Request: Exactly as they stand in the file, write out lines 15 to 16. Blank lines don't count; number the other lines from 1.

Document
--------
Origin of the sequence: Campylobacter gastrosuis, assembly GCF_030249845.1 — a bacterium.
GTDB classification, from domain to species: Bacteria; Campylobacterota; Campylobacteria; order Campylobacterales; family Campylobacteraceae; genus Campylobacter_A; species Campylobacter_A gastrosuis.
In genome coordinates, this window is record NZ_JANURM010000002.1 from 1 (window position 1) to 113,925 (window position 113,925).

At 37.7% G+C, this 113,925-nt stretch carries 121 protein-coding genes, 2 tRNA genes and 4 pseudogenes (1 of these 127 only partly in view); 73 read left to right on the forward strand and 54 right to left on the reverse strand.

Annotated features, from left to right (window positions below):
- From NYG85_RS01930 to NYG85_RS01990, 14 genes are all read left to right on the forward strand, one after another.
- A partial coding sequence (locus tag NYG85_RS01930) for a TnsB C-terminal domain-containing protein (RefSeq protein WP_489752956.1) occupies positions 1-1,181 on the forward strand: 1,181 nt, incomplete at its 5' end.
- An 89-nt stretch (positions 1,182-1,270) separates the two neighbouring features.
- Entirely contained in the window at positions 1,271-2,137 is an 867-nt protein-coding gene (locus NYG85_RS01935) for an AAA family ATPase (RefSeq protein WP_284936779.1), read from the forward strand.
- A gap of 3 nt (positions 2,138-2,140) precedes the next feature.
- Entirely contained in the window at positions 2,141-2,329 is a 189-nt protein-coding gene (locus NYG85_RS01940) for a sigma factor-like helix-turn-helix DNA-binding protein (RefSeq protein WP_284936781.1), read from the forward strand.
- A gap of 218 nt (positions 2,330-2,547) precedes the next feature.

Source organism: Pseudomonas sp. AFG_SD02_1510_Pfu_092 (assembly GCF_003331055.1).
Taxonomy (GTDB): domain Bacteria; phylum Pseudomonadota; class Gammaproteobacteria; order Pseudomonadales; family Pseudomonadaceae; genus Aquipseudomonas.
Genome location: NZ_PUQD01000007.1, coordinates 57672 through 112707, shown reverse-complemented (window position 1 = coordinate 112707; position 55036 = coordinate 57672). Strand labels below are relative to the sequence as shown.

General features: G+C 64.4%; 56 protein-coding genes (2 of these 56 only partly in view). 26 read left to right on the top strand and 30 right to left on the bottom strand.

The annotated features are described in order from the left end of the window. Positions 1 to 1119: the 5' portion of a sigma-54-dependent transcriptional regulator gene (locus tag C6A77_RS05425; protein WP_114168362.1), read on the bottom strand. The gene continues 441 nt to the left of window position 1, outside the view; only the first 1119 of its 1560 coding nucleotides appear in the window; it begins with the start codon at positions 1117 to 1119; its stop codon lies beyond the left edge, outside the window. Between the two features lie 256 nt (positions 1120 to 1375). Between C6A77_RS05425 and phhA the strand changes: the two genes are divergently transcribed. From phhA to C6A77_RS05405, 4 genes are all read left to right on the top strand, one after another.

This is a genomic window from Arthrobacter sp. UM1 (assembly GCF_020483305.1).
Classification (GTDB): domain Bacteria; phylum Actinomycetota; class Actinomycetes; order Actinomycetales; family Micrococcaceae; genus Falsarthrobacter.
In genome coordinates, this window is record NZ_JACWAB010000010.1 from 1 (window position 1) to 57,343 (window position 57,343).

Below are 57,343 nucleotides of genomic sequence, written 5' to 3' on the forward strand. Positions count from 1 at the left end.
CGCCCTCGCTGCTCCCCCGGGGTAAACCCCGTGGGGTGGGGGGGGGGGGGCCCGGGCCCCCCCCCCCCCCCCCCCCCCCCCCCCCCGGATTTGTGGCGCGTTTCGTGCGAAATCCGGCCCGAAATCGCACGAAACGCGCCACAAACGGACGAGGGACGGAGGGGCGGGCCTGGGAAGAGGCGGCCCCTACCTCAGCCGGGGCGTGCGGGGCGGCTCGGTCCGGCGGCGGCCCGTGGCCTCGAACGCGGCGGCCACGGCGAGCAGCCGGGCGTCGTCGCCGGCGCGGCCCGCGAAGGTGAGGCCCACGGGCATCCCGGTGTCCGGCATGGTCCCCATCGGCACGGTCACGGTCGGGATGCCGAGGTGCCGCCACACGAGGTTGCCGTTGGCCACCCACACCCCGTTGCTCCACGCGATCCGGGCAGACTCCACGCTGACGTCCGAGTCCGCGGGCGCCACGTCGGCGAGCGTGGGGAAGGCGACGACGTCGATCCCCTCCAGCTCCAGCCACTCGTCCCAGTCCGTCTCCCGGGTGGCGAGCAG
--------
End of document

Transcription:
Genome location: NZ_PUQD01000007.1, coordinates 57672 through 112707, shown reverse-complemented (window position 1 = coordinate 112707; position 55036 = coordinate 57672). Strand labels below are relative to the sequence as shown.

General features: G+C 64.4%; 56 protein-coding genes (2 of these 56 only partly in view). 26 read left to right on the top strand and 30 right to left on the bottom strand.